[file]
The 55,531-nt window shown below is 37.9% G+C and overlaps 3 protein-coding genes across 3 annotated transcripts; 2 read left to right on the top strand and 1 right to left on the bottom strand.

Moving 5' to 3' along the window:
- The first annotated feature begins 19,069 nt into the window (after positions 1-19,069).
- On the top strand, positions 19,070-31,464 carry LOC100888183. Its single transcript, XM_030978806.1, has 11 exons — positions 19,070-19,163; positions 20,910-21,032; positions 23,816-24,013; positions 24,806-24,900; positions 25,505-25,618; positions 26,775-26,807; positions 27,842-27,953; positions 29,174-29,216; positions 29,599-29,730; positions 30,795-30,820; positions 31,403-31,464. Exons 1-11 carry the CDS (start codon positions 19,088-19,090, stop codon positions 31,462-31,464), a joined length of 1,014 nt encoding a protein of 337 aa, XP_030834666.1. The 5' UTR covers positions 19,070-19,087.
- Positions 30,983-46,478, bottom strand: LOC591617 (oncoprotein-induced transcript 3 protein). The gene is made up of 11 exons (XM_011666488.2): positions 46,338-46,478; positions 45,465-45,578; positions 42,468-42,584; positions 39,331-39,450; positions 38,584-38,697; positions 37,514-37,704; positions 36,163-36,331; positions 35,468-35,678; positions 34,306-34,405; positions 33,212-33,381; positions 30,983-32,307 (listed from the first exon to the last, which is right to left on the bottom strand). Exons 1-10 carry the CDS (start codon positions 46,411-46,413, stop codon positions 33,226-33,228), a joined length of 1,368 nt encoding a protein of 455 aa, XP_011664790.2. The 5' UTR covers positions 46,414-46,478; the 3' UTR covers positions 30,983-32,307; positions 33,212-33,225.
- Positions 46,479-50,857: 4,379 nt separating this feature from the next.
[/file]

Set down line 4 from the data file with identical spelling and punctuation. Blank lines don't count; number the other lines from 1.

- On the top strand, positions 19,070-31,464 carry LOC100888183. Its single transcript, XM_030978806.1, has 11 exons — positions 19,070-19,163; positions 20,910-21,032; positions 23,816-24,013; positions 24,806-24,900; positions 25,505-25,618; positions 26,775-26,807; positions 27,842-27,953; positions 29,174-29,216; positions 29,599-29,730; positions 30,795-30,820; positions 31,403-31,464. Exons 1-11 carry the CDS (start codon positions 19,088-19,090, stop codon positions 31,462-31,464), a joined length of 1,014 nt encoding a protein of 337 aa, XP_030834666.1. The 5' UTR covers positions 19,070-19,087.